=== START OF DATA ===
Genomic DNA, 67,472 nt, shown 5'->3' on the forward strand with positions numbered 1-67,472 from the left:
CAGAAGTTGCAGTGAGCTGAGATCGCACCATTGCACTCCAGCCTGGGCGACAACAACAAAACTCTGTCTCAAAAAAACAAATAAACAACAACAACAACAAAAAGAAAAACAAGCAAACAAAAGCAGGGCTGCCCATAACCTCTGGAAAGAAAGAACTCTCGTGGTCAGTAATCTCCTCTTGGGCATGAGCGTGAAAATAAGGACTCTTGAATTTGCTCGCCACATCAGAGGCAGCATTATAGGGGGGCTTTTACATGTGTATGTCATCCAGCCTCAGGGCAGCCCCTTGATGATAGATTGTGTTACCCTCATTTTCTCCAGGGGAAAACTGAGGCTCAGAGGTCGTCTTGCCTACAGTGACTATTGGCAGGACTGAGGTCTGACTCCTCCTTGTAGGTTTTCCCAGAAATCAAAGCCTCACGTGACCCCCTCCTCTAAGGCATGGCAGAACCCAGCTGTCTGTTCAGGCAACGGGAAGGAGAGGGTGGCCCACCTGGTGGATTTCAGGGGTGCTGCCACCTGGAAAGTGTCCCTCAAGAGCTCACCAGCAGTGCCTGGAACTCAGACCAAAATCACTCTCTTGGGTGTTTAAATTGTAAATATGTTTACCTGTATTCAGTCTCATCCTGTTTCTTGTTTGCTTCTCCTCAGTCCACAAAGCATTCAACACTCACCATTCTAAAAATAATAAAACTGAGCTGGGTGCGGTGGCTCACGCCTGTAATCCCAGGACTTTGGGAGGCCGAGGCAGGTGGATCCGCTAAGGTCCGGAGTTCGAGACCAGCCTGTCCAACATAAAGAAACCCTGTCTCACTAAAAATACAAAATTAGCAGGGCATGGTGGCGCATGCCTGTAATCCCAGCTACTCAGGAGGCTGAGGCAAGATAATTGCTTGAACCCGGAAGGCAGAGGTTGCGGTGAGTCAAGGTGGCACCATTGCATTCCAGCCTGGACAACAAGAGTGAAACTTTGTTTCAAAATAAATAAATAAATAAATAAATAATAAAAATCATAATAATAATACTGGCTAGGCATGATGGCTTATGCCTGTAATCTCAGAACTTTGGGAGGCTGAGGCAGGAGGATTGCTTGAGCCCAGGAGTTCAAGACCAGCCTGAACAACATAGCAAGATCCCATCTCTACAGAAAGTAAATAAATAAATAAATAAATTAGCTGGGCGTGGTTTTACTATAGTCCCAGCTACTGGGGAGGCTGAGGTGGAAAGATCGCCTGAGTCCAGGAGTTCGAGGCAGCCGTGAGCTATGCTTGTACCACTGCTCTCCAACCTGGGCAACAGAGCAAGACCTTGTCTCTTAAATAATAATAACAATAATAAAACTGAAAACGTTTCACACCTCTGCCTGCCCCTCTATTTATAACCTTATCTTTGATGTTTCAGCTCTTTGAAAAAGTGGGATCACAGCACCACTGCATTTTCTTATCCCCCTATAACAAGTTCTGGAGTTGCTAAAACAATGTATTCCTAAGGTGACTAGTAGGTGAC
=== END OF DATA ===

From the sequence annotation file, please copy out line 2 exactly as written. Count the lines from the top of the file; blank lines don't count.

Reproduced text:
CAGAAGTTGCAGTGAGCTGAGATCGCACCATTGCACTCCAGCCTGGGCGACAACAACAAAACTCTGTCTCAAAAAAACAAATAAACAACAACAACAACAAAAAGAAAAACAAGCAAACAAAAGCAGGGCTGCCCATAACCTCTGGAAAGAAAGAACTCTCGTGGTCAGTAATCTCCTCTTGGGCATGAGCGTGAAAATAAGGACTCTTGAATTTGCTCGCCACATCAGAGGCAGCATTATAGGGGGGCTTTTACATGTGTATGTCATCCAGCCTCAGGGCAGCCCCTTGATGATAGATTGTGTTACCCTCATTTTCTCCAGGGGAAAACTGAGGCTCAGAGGTCGTCTTGCCTACAGTGACTATTGGCAGGACTGAGGTCTGACTCCTCCTTGTAGGTTTTCCCAGAAATCAAAGCCTCACGTGACCCCCTCCTCTAAGGCATGGCAGAACCCAGCTGTCTGTTCAGGCAACGGGAAGGAGAGGGTGGCCCACCTGGTGGATTTCAGGGGTGCTGCCACCTGGAAAGTGTCCCTCAAGAGCTCACCAGCAGTGCCTGGAACTCAGACCAAAATCACTCTCTTGGGTGTTTAAATTGTAAATATGTTTACCTGTATTCAGTCTCATCCTGTTTCTTGTTTGCTTCTCCTCAGTCCACAAAGCATTCAACACTCACCATTCTAAAAATAATAAAACTGAGCTGGGTGCGGTGGCTCACGCCTGTAATCCCAGGACTTTGGGAGGCCGAGGCAGGTGGATCCGCTAAGGTCCGGAGTTCGAGACCAGCCTGTCCAACATAAAGAAACCCTGTCTCACTAAAAATACAAAATTAGCAGGGCATGGTGGCGCATGCCTGTAATCCCAGCTACTCAGGAGGCTGAGGCAAGATAATTGCTTGAACCCGGAAGGCAGAGGTTGCGGTGAGTCAAGGTGGCACCATTGCATTCCAGCCTGGACAACAAGAGTGAAACTTTGTTTCAAAATAAATAAATAAATAAATAAATAATAAAAATCATAATAATAATACTGGCTAGGCATGATGGCTTATGCCTGTAATCTCAGAACTTTGGGAGGCTGAGGCAGGAGGATTGCTTGAGCCCAGGAGTTCAAGACCAGCCTGAACAACATAGCAAGATCCCATCTCTACAGAAAGTAAATAAATAAATAAATAAATTAGCTGGGCGTGGTTTTACTATAGTCCCAGCTACTGGGGAGGCTGAGGTGGAAAGATCGCCTGAGTCCAGGAGTTCGAGGCAGCCGTGAGCTATGCTTGTACCACTGCTCTCCAACCTGGGCAACAGAGCAAGACCTTGTCTCTTAAATAATAATAACAATAATAAAACTGAAAACGTTTCACACCTCTGCCTGCCCCTCTATTTATAACCTTATCTTTGATGTTTCAGCTCTTTGAAAAAGTGGGATCACAGCACCACTGCATTTTCTTATCCCCCTATAACAAGTTCTGGAGTTGCTAAAACAATGTATTCCTAAGGTGACTAGTAGGTGAC